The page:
Introduction: How to Make Camera Lights

Hello All! Filming and photography are becoming one of my favorite hobbies. And one very important item to remember when it comes to photography or filming is lighting. Lighting is everything. The sun works great to put good lights on subjects or settings, but sometimes I am in a place where there is little to no sunlight. I've tried to mimic sunlight with plain LED lights but what I get turns out more forced and shadowy. What I want is smooth and crisp. So here I'll show you how I fixed my problem by building these super easy diffused LED light holders for taking better quality photos and videos. Let's go!

The Supplies I used for this project were:

  • 2x Outdoor Floodlight Holders,
  • 2x LED Light bulbs,
  • Cardboard,
  • White Paper,
  • A Glue Stick,
  • Tape--I used duck-tape,
  • And White Fabric. You could also use interfacing or a white shower curtain. It just has to be something that diffuses light.

The Tools I used in this project were:

  • A Straight Edge,
  • Pencil,
  • Utility or X-Acto Knife,
  • Tape Measure,
  • Scissors,
  • And a Cutting Mat

Step 1: Cutting Out the Rectangles

The first step was to cut out each rectangle for the side pieces. I did this by taking the cardboard and measuring it and then dividing that length by four. I then marked on the cardboard where each of those points were and then cut out the rectangles using the straight edge. Using a L-shaped straightedge helped to make sure I cut them all square.

Step 2: Cutting Out the Trapezoids

I took one piece and measuring the long way, marked the halfway point. Then I traced the the thickness of the bulb shaft using the middle mark as a reference to keep is center. Now that I knew how thick the bulb shaft was, I made two line points from the side of the light-bulb shaft point to the bottom opposite corners, to make an isosceles trapezoid. I then cut off the extra cardboard. After one was done, I traced it onto all the other pieces and cut them out as well.

Step 3: Gluing on the Paper

After all the trapezoid pieces were cut out, I glued a piece of white paper onto one side and then trimmed off the extra paper. This helps to make the light reflect more inside it's enclosure.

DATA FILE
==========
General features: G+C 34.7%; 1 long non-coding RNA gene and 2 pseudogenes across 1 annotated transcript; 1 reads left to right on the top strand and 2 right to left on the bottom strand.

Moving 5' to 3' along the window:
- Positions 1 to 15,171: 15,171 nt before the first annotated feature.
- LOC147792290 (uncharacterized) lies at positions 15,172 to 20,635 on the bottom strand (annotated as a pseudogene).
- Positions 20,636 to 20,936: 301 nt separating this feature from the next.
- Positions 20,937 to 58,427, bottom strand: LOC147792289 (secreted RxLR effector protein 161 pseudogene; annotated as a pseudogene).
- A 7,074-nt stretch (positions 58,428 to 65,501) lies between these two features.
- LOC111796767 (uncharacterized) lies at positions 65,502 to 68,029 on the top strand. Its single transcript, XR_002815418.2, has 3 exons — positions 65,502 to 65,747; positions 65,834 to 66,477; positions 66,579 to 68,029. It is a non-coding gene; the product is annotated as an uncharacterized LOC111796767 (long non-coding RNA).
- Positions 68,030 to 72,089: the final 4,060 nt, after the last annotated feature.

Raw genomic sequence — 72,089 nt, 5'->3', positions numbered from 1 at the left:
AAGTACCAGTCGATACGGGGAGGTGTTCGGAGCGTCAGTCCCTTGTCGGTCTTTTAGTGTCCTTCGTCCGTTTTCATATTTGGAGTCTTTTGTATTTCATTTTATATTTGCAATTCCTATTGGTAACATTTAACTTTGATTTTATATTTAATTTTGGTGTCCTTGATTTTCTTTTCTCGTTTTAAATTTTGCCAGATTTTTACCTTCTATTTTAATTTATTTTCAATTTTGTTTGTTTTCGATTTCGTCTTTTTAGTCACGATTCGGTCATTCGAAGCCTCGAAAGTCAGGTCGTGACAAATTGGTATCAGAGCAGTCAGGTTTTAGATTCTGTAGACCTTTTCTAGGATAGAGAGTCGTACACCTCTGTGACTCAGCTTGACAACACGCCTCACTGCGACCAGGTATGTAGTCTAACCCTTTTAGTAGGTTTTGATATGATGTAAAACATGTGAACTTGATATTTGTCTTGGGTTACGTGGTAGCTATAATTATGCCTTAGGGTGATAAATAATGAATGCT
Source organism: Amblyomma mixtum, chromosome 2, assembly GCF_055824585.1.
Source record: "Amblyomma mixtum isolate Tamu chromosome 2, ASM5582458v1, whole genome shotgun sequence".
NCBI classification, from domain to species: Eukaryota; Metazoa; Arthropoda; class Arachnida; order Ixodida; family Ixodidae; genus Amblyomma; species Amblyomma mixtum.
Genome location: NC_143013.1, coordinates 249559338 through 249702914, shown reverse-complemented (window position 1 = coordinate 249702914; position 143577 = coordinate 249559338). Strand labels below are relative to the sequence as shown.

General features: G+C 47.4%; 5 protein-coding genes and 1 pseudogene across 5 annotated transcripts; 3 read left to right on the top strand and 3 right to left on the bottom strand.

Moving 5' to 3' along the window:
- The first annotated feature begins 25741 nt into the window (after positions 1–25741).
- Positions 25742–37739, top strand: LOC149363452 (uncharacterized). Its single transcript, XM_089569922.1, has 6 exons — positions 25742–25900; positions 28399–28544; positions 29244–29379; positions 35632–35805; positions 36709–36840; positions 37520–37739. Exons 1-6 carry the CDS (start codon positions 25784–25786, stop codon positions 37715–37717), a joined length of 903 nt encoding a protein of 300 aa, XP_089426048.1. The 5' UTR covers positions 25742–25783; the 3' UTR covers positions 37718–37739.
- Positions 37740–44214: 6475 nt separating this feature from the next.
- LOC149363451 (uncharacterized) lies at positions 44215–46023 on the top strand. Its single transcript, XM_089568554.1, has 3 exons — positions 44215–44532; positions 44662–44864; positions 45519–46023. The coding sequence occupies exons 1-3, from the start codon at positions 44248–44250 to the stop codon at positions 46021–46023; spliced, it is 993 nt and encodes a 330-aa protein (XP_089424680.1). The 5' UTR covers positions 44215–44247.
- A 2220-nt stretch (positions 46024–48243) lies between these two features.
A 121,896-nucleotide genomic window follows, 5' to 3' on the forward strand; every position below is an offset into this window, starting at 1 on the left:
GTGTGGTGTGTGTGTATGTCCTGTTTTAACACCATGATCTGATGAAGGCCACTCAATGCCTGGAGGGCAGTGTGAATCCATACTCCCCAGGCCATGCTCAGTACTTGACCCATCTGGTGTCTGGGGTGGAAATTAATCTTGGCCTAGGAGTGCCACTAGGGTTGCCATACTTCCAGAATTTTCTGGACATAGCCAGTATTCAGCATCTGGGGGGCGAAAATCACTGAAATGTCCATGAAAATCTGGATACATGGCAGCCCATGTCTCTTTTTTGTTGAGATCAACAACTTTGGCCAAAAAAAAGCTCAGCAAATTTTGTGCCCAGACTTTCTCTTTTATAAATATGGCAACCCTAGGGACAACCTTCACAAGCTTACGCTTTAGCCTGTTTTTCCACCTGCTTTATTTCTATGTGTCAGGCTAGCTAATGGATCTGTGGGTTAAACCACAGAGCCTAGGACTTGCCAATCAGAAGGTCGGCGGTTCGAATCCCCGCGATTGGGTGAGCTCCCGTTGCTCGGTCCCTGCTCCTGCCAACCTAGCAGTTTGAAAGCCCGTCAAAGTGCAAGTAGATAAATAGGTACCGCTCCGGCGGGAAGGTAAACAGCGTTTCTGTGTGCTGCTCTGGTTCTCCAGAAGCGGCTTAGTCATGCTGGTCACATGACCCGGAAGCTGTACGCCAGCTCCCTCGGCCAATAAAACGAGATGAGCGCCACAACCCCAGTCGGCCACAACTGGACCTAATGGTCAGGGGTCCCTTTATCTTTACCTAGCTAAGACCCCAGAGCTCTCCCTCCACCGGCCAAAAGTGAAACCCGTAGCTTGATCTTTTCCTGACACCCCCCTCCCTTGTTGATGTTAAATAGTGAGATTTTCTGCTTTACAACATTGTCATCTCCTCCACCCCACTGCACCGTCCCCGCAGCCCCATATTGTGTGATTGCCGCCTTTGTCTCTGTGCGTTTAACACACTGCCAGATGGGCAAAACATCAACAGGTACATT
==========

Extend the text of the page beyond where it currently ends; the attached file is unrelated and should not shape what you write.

Step 4: Taping It All Together

After that I moved onto taping the trapezoid pieces together, just taping one piece at a time. One I had the basic shape done, I moved onto making it more structurally sound by adding more tape to all the edges and cracks.

Step 5: Attaching the Light-bulb

One I had finished taping the body, I also taped on the light-bulbs to hold them in place. If the hole for the bulb shaft was smaller, I probably would have not needed to use tape, but since I made the hole too big, I decided I needed to. I taped the bulb on so that as much as possible of the bulb shaft was showing.

Step 6: Cutting Out & Attaching the Fabric

Then I lay the two light frames on the white fabric and traced them out with 1 1/2 to 2 inches extra on each side. After I cut them out I taped them relatively tightly to the frame. After they were taped on, I snipped off the extra fabric with the scissor and they were done!

Step 7: Testing It Out. Thanks for Viewing!

It's done! In the before and after picture the difference is subtle, but big in my opinion. I was able to get a more crisp image with more focus and I also think the colors turned out better too! Stay tuned because I hope to build a stand for it soon out of PVC pipes.

Subscibe to my YouTube channel! I hope to build a stand for it soon out of PVC pipes.I hope to be getting out many more videos soon!--with better and better image quality. Also in the comments sections please tell me how I could have done it better, something I could do to make it more interesting, or something that you really enjoyed! I would love to hear your feedback! Thanks again!

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